As noted earlier, our average structure deviates from that determined in other studies by an additional cation site displaced slightly away from the original 24d site. This new metal ion site is located at [0.253 (3), 0, 1/4] and symmetry equivalent positions with a refined Fe occupancy of 0.070 (7). In order to rationalize why additional electron density is observed at this site, we consider the average structure of the supercell model used to simulate the diffuse scattering arising from braunite intergrowths. The average supercell unit cell is computed by averaging the entire 10 × 10 × 400 supercell into one single bixbyite unit cell. A comparison of the layers of the refined structure and the condensed supercell average structure is given in Figs. 5(a) and 5(b).
As seen from Fig. 5(b) the new metal ion site in the refined structure (red markers) corresponds to positions in the supercell average structure where additional electron density is introduced in the supercell average due to the braunite intergrowths shown by red markers in Fig. 5(a). In the layer the new cation sites are displaced towards the (1/4, 0, 1/4) site (and symmetry equivalents) which is away from the original (0.28463 (2), 0, 1/4) 24d site of bixbyite. This can be rationalized by the braunite intergrowths as e.g. the B1 layer of braunite contains Mn at the (0.26739, 0.01739, 1/8) site, whereas the B3 layer contains Mn at (0.23180, 0.9818, 5/8). Both atoms are indicated by black arrowheads in Fig. 5(c) which shows the bixbyite layer along with the braunite B1 and B3 layers. When averaged over the entire supercell this gives rise to part of the fourfold partially occupied sites as indicated by the black arrowheads in Fig. 5(a). The remaining additional electron density features can be rationalized in a similar way by considering all the Bi layers of braunite. Additional electron density was also observed in the supercell average near the 8a site, which is not symmetry equivalent to the new cation site position near the 24d site. However, residuals are found near these positions close to the 8a site in the average structure refinement, although we are unable to obtain a stable refinement with atoms placed in these positions. These residuals can be seen in the Fourier difference map available in the supporting information. Note that the supercell average has not been symmetry-averaged and therefore different features are observed in positions of the bixbyite unit cell which should be equivalent due to cubic symmetry. In relation to this, note that the average structure data reduction, solution and refinement were performed assuming the cubic Ia3 space group of bixbyite. Though this space group is correct for ideal synthetic bixbyite, it has been shown here that it is only an approximation in the case of natural bixbyite crystals containing one-dimensional disorder due to braunite intergrowths.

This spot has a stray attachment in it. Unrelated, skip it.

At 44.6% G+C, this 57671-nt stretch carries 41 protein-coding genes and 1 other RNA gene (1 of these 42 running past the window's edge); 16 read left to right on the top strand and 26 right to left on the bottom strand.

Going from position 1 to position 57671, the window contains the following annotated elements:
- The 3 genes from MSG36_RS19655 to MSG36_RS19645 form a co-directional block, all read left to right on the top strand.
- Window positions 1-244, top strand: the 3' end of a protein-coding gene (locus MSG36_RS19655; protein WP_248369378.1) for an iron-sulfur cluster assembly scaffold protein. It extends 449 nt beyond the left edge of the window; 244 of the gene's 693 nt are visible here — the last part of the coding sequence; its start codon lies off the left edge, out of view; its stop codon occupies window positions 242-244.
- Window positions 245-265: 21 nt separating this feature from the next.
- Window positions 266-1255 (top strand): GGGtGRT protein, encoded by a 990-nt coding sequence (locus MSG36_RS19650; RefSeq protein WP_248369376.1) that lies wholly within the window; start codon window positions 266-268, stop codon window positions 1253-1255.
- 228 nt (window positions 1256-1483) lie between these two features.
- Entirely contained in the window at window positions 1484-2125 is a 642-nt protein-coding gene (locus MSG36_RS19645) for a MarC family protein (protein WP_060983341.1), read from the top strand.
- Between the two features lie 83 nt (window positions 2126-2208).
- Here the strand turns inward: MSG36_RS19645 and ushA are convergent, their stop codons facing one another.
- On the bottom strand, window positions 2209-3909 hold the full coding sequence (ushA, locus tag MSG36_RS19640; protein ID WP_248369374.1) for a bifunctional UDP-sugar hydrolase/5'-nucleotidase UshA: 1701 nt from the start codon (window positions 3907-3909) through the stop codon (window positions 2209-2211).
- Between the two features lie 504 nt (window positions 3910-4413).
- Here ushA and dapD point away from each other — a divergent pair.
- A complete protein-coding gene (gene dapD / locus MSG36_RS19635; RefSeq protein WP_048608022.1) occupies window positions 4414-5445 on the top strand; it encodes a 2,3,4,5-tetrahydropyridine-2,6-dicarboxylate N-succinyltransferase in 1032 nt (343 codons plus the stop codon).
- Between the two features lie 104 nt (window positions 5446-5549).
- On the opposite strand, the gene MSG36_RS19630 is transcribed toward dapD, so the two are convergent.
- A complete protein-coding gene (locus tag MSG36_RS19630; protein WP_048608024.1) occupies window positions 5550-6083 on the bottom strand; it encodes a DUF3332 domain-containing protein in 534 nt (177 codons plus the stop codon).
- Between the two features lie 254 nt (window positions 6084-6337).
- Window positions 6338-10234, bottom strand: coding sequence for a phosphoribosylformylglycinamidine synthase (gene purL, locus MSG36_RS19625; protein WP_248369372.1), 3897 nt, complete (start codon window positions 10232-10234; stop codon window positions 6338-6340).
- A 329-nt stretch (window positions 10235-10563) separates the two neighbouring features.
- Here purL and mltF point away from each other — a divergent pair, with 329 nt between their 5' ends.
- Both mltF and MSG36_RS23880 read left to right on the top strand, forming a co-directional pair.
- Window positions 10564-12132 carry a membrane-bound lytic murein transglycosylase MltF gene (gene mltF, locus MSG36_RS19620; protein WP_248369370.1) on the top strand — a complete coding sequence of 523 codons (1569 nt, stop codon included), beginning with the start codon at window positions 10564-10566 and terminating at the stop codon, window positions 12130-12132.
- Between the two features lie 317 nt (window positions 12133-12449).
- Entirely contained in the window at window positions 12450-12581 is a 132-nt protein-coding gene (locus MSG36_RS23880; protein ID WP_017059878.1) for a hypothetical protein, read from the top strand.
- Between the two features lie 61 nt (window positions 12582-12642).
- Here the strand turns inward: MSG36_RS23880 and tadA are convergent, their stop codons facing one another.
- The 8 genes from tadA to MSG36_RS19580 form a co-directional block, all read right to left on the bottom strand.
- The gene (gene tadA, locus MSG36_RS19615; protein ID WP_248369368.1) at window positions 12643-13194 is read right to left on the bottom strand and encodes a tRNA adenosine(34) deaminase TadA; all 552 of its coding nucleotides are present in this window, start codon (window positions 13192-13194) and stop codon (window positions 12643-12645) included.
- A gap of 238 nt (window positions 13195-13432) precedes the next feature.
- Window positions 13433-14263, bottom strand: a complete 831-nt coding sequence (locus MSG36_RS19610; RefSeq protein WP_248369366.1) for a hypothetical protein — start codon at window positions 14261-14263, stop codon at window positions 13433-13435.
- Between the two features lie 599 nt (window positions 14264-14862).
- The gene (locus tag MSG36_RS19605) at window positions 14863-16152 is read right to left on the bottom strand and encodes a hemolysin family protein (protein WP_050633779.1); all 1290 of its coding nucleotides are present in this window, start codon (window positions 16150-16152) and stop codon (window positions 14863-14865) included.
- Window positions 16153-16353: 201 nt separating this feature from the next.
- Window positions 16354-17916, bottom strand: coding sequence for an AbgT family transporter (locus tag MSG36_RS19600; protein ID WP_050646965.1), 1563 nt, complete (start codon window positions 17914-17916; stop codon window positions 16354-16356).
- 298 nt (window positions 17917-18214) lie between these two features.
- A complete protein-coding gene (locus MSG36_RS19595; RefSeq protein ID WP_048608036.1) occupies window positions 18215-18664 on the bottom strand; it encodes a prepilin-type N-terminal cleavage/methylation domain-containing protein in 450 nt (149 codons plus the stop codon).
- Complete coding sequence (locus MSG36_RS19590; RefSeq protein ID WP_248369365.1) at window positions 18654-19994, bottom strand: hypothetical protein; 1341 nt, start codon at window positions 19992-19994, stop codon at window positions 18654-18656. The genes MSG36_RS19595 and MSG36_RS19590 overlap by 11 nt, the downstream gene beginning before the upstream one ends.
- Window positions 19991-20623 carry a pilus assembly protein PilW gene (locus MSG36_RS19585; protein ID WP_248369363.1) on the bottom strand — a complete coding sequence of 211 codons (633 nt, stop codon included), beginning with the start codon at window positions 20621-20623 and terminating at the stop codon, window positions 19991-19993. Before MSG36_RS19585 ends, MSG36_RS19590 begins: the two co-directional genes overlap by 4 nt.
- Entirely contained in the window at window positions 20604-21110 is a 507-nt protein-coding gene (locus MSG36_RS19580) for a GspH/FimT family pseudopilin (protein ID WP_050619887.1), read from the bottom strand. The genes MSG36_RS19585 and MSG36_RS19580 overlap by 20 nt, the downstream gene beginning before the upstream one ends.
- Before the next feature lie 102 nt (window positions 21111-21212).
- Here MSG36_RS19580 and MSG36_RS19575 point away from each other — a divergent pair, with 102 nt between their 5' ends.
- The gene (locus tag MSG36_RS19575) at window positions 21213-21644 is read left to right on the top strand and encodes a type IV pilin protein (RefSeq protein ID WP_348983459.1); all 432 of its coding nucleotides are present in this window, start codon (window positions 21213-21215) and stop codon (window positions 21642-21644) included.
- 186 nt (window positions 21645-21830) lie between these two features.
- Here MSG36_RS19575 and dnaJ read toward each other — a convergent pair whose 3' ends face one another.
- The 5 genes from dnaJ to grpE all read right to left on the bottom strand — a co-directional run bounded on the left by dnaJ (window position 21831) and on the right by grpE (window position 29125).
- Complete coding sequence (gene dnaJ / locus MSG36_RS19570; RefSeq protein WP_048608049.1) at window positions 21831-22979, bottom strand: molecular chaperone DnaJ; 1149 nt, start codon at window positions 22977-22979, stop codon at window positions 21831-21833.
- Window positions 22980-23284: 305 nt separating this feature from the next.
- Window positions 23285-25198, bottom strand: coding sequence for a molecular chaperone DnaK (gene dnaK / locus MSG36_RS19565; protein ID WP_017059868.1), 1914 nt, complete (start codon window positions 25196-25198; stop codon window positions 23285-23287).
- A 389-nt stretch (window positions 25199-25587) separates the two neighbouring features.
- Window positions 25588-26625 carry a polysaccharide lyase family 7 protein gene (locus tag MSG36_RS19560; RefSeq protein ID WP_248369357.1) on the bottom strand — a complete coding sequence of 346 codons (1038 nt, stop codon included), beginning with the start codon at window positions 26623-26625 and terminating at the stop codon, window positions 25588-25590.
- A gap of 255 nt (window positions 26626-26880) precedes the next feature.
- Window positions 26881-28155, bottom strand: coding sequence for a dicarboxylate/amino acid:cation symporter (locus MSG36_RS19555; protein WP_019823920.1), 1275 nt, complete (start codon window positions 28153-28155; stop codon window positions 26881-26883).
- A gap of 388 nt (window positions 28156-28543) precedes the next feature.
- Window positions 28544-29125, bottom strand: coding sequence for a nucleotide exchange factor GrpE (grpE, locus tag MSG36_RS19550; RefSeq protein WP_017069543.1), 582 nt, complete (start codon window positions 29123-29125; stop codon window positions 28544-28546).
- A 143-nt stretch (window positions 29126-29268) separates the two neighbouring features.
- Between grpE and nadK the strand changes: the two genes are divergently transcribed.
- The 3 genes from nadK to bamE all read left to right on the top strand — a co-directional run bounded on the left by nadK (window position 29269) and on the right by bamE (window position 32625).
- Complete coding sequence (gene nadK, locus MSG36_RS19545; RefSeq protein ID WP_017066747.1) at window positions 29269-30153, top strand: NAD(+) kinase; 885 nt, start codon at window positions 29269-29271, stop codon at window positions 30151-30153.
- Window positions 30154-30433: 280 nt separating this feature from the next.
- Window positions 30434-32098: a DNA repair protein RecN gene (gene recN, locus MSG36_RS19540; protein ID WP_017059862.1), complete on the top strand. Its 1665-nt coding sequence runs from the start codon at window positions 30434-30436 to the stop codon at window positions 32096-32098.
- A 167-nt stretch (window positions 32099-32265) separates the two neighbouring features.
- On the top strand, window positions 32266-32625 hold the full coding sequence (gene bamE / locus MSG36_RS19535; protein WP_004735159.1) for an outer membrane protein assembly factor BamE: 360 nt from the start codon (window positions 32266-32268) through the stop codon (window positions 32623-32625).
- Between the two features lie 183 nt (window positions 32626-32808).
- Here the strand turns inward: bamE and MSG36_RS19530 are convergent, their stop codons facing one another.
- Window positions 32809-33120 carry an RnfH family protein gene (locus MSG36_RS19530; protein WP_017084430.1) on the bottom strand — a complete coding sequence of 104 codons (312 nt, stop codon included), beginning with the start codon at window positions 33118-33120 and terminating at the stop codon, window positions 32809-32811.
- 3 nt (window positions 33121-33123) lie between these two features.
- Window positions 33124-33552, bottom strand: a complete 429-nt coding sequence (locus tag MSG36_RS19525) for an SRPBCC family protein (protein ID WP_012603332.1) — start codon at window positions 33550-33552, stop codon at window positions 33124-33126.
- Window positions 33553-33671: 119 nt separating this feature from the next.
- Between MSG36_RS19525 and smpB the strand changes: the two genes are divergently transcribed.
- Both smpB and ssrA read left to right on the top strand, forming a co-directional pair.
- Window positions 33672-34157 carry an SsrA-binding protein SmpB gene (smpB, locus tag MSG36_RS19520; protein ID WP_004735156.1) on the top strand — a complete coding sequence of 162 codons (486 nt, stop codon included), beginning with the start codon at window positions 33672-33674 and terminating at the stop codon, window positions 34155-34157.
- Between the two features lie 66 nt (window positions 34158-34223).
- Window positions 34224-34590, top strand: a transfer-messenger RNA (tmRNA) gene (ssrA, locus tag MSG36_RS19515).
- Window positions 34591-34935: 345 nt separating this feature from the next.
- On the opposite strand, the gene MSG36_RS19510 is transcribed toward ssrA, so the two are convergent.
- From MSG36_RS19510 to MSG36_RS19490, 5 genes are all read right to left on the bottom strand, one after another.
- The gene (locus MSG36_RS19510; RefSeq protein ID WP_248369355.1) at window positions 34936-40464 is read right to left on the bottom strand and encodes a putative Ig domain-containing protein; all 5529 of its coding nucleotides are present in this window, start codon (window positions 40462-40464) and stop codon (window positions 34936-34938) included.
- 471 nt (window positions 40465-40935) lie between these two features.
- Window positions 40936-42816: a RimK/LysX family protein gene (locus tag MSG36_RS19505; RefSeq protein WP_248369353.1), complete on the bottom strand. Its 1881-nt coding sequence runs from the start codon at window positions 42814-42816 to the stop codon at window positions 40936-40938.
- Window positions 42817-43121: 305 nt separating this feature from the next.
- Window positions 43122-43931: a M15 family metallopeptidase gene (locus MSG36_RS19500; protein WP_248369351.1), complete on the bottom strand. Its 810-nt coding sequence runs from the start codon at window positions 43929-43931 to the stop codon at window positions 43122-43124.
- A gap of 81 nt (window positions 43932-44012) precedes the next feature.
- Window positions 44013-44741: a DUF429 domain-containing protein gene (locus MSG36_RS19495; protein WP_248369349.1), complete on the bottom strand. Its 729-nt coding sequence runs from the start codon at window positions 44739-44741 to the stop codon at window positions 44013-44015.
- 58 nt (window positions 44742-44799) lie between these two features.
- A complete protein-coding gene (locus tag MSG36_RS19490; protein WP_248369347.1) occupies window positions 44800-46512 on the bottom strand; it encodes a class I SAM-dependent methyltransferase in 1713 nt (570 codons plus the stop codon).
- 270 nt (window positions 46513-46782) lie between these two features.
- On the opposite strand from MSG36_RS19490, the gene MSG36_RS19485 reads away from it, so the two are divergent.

From previous single-crystal neutron scattering experiments, it was found that, in order to model the Bragg diffraction data, one had to include the [1, 0, 0; 0, 0, 1; 0, 1, 0] twin law (Roth et al., 2019, 2018). This is interesting, since this operation corresponds to a mirror operation interchanging y and z. Because of the cubic symmetry, this could be equally well described as a twin law interchanging x and y. The isomorphic relations between the A2 and A4 layers of braunite on the one hand and the (or ) layer on the other hand consist of a mirror operation interchanging x and y and a translation. The mirror twin could therefore result from a braunite intergrowth terminating at a B1, B3, A2 or A4 layer, since the continuation of the structure would then require the subsequent bixbyite layers to be mirrored with respect to the bixbyite layers preceding the braunite intergrowth. However, this structural feature seems less likely to occur as the periodic bixbyite structure continues to grow, which is the structure our supercell model simulates, since we do not observe the twin formation in our single-crystal X-ray diffraction data. This could be explained by the braunite intergrowths having a finite extent across the bixbyite ab plane, resulting in the growth of untwinned bixbyite at the edges of the braunite layer. If the bixbyite nucleation initiates at these bixbyite edges, it is likely that it would be most favourable to form the untwinned bixbyite. Thus, a large single crystal, such as those used for single-crystal neutron scattering, is needed in order to observe the mirror twin.